The amount of riding I've done in April this year has been pretty sad. Lots of crap going on has prevented me from getting in the usual miles I have by now. From lots of snow on the trails early in the month, to injury, to a head cold, and now a stomach flu, I've only managed a few rides. May is around the corner and hopefully goes a little better for me and I can push the reset button on my failed attempt to ride to work a few times a week.
I've been itching to do the Substance Projects half-marathon series this year after a fun go last year at the Long Sock Classic, but I think I`ll be biting off a bit too much to chew if I go for the 37km half-marathon on May 16th.... its only just over two weeks away. Oh well, perhaps I'll try a few other races later in the season. I like the sounds of the Singletrack Challenge at Hardwood Hills in Sept.
WARNING: Language and my sometimes offsetting sense of humor abound ahead. You have been warned.
Trail Etiquette, some riders have it and some don't. It can be hard to decipher the grey area that it is as there are no written rules of the trail so to speak. I usually forgive the errors of mountain bike noobs, everyone had to start somewhere and some have more to learn than others. Hopefully someone finds this article a little enlightening and learns a bit from it, although I am no expert. These tips come from my 16 years as a mountain biker and are by no means "in stone", also keep in mind there will be some sarcasm.
1) Right of Way
Who has the right of way on the trail?
2)Know when to get off the trail
When should I get off the trail?
What etiquette should I observe when riding in a group?
4) Being Prepared
What do I bring along?
5) Don't be an Asshole
How do I keep myself from going to the Dark Side?
6) Become an ambassador of the sport
How can I do my part in showing people that mountain bikers are great people enjoying a great sport?
Got something you want to get off your chest? Have a product you like / hate and want everyone to know? Had a great ride at some new trails? Have anything you would like to contribute?
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Got my first ride in on the Winter Project 29er I built this year. As you know, the frame is an old KHS Tucson, mated with a Lefty and some Shimano / WTB goodies. I did swap the Schwalbe tires in favour of some sweet ass retro looking Maxxis treads. I went with skinwall Ardent tires, 2.25 rear, 2.4 front. These tires are of the "rip and grip" variety and work great in the sandy trails of Turkey Point.
I got a few compliments from other riders I met on my maiden voyage with it, one person mentioned that it had a classic look to it, to which I say thanks. Thats what I was kinda going for. I'm glad it turned out that way.
The bike rides awesome, steering is quick, likely because of the 72 degree head angle mated with the 45mm offset of the lefty. Though quick, its controllable and stable at speed. The bike wants to be ridden fast, it feels a wee bit sluggish if I'm sight seeing, but open up the throttle and it loves to be laid over into the corners. I had to do a few quick adjustments of the seatpost height, the rear brake, and the stem spacer height, but after that the ride was uneventful. I'm glad I built up a 29er over the winter, I forgot just how fast they can be after riding the fat bike all last summer. Looking forward to putting alot of miles on this old girl.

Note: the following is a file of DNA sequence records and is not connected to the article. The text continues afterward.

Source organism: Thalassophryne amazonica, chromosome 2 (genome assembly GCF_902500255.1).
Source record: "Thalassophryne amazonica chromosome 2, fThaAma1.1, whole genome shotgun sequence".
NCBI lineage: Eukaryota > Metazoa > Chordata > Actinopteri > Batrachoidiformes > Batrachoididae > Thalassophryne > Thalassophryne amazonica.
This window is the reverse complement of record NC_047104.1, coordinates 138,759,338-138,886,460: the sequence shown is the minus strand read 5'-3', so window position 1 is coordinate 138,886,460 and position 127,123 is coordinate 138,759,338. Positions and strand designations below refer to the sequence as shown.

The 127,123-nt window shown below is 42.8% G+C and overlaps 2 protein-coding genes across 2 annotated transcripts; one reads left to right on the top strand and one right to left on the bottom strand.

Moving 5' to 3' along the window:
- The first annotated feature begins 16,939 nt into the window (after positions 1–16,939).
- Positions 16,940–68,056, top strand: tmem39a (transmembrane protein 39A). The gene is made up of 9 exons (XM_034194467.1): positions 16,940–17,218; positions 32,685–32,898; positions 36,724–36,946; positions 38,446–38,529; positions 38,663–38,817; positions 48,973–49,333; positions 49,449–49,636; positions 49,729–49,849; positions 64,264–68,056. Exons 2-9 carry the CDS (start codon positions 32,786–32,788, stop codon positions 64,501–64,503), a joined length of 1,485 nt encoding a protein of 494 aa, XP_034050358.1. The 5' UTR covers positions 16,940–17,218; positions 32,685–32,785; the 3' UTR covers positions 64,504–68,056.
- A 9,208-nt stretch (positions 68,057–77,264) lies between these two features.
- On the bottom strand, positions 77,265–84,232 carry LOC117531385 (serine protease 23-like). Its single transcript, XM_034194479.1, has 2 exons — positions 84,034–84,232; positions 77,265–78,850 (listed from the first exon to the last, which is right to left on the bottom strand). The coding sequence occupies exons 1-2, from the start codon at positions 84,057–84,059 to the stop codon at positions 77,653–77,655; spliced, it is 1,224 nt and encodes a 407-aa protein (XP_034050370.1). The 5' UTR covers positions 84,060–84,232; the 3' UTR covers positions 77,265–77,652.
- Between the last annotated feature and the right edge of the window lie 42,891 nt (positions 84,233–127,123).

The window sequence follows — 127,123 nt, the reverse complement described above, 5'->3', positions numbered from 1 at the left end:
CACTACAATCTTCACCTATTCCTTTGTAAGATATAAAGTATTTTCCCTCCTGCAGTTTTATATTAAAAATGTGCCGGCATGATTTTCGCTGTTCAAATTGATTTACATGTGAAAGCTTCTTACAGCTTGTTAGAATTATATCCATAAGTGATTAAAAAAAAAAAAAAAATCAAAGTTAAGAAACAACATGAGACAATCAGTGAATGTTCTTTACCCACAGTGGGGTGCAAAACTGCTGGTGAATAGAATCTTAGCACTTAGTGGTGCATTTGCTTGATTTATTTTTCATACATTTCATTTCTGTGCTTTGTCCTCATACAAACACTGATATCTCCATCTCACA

Conditions in TP are perfect right now. The East Side trails are in A1 condition, are ready to ride for the season now. The West Side is surprisingly dry already, just a few low wet spots but overall in good rideable condition.
Two trails in the Anderson Tract are still in bad shape from the logging (Martin's Up and Pail Trail) but everything else is ok and the TPMBC trail gnomes are working at getting things going again for Martin's Up and Pail Trail.
The trend is being set lately and an increasing number of riders are going to a 1x driveline system from the 3x and 2x of the past. With 10 speed cassettes being the norm in mountain biking these days, its easy to have a relatively wide range of gears with only one chainring. Is a 1x driveline right for you and your riding? Only you can answer that question.
The 3x driveline
The 3x 10/9/8 drivetrain has been the standard of mountain biking since the '80s. Offering a wide range of gear choices it is a truly versatile setup. Modern 3x drivelines usually consist of 24/32/42 chainrings paired with a 11-36 10 speed cassette.
-Widest range of gear choices possible
-Least chain and gear wear
-Best chain retention
-Heaviest setup of all the drivelines
-Most overlap (redundant) gears
The 2x Driveline
The 2x came to popularity when 10 speed cassettes became the norm. Offering almost all the gearing of the 3x and only losing the highest and lowest useable gears.
-All of the most used gears in an easier to use package
-Less redundant gears compared to 3x
-Less cross-chaining compared to 3x
-Still the same weight as a 3x system (save for one ring)
-Loss of your lowest stump pulling gears
-Loss of your top gears
The 1x Driveline
The simplest and lightest setup of the bunch, losing two rings, the front derailleur, and a shifter. It also comes with the most compromise in gear choices. Wider range gearing can be kept intact with cassette adaptors and chainrings for 104bcd now available with 30 teeth.